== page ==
While vaccinating your children is both a smart choice and an expected course of action, it isn't always easy. You know that your precious infant is going to be subject to confusion, pain, and possibly swelling and a fever. As a parent, you never want to do that to your children. But while it may seem impossible to prep your 3-month old, you can prep yourself. Below are a few tips to get emotionally and physically prepared for your baby's first vaccinations.
1. It's Okay to Cry
The first thing you have to know is – it's okay to cry! As a mom, you're probably still hormonally imbalanced from childbirth anyway. Use that excuse if you need to convince yourself you can cry for your child. If Dad is taking the newborn in, it's still okay to shed a tear. Empathy for your child is a good thing, so embrace it.
2. Give Pain Relief in Advance
There is nothing wrong with giving your baby the proper dose of infant's acetaminophen prior to the appointment. This will help your baby relax for the shots. It will also help ease sensitivity, fever, and swelling that typically start within an hour of getting vaccinated. If you offer pain relief medicine in advance, it will have kicked in by the time it's truly needed.
3. Don't Forget the Binky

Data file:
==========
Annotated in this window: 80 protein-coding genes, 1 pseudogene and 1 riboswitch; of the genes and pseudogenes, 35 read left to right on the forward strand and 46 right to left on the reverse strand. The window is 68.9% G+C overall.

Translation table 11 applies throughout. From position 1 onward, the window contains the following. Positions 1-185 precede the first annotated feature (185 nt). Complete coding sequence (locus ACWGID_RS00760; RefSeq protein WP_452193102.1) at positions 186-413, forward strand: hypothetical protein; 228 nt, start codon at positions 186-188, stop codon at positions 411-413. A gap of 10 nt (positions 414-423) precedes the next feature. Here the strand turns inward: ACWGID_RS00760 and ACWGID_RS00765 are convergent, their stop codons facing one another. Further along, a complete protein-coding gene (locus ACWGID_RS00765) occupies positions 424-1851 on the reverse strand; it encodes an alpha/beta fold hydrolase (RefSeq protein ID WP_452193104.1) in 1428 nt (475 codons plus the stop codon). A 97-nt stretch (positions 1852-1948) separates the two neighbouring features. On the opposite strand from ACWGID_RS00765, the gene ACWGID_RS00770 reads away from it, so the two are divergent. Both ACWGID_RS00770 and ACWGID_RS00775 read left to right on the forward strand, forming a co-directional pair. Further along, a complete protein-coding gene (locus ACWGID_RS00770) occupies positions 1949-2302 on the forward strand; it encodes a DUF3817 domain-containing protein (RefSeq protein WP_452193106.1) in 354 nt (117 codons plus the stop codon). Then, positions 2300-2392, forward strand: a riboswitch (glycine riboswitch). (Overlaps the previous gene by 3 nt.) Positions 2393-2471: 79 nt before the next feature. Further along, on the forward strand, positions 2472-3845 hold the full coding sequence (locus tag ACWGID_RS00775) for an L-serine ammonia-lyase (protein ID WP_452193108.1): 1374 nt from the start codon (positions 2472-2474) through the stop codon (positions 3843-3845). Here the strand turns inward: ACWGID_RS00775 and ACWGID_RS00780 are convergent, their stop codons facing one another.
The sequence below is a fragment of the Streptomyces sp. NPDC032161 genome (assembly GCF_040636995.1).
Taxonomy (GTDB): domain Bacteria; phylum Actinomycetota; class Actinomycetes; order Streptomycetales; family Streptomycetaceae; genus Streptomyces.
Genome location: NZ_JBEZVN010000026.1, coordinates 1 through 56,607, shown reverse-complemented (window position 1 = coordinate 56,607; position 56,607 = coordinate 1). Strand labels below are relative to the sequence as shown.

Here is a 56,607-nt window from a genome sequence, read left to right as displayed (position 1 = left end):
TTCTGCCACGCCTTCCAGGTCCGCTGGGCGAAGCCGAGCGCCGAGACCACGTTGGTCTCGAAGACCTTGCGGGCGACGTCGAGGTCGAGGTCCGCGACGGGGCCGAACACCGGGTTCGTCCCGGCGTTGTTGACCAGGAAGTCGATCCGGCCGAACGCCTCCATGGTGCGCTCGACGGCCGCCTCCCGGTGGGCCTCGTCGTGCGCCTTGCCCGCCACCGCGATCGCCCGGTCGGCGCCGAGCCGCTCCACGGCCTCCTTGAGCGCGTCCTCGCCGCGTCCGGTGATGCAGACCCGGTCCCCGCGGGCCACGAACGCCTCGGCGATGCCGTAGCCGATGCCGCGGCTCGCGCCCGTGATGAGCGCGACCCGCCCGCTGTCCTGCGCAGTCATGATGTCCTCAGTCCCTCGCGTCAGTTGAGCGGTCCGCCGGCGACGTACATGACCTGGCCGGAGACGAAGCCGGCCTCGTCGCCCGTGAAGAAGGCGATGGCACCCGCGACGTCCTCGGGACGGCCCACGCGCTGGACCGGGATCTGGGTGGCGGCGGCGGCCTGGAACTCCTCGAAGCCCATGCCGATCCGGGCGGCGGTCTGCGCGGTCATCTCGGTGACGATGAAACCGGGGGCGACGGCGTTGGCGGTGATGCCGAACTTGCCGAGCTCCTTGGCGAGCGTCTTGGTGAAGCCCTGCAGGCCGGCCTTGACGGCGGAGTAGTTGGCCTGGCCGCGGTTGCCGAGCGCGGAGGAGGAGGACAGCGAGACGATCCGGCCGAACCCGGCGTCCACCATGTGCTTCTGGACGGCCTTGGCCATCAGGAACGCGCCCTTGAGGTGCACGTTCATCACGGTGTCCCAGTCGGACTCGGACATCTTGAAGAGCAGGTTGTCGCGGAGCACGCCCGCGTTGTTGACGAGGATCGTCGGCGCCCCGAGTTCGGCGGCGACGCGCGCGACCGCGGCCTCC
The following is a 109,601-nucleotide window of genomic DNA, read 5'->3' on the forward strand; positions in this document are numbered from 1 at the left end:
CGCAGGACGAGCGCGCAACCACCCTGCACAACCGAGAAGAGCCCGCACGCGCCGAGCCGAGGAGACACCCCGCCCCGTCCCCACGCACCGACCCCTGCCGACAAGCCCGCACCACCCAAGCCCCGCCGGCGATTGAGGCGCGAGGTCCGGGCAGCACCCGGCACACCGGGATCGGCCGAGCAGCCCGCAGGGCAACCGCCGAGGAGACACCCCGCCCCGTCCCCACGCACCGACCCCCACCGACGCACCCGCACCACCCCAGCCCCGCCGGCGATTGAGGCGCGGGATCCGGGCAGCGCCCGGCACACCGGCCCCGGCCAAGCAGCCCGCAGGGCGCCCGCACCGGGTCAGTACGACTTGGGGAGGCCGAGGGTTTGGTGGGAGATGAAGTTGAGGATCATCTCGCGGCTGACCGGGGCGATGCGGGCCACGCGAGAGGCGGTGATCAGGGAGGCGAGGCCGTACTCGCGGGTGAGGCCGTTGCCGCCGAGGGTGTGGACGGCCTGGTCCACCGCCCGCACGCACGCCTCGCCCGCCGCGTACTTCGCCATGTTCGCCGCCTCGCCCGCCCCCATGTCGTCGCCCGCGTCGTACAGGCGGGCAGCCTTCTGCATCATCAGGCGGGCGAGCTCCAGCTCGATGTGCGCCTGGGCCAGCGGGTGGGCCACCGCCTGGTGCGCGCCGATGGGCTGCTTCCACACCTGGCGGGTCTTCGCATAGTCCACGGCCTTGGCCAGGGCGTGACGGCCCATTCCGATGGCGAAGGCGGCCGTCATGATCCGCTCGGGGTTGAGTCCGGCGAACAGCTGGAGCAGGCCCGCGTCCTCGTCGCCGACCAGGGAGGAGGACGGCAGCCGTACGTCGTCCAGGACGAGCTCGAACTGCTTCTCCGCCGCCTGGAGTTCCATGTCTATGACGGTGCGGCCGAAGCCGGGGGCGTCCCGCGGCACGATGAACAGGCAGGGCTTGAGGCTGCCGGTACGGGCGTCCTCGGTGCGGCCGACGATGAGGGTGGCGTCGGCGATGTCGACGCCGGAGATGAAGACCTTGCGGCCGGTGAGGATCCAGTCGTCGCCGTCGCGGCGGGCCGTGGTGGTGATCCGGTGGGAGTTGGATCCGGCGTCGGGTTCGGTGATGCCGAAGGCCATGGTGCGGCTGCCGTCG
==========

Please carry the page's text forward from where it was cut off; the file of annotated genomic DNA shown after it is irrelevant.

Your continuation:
Even if your infant isn't big on the pacifier, bring one along. If there is anything your baby uses to self-soothe – a blanket or stuffed animal, for example – pack that in the diaper bag as well. The vaccines have an initial sting, but the pain should wear off quickly. The trick is calming your child quickly so Baby realizes that the pain is gone (and then forgets about it).
4. Make Sure You Hold Baby
You will probably be given the option of holding your infant during the vaccines or standing nearby while your child is vaccinated. Make sure you hold your baby! Instead of feeling abandoned or betrayed, this simple gesture will give your infant immediate comfort following the vaccinations. It will probably comfort you to hold your little one, too.
5. Bring Long Pants
Many parents think that their baby will be more comfortable without pants after the vaccination. However, long pants will prevent the restraining buckle of the car seat from rubbing into the tender spots on your infant's legs. When you get home, feel free to remove pants and keep those little legs from coming in contact with anything abrasive for a few hours.
Vaccines can be an upsetting thing for both you and your infant. However, if you prepare physically and are willing to express some emotion, the visit will be a bearable one. Contact a local pediatrician, like Willow Oak Pediatrics, with any questions.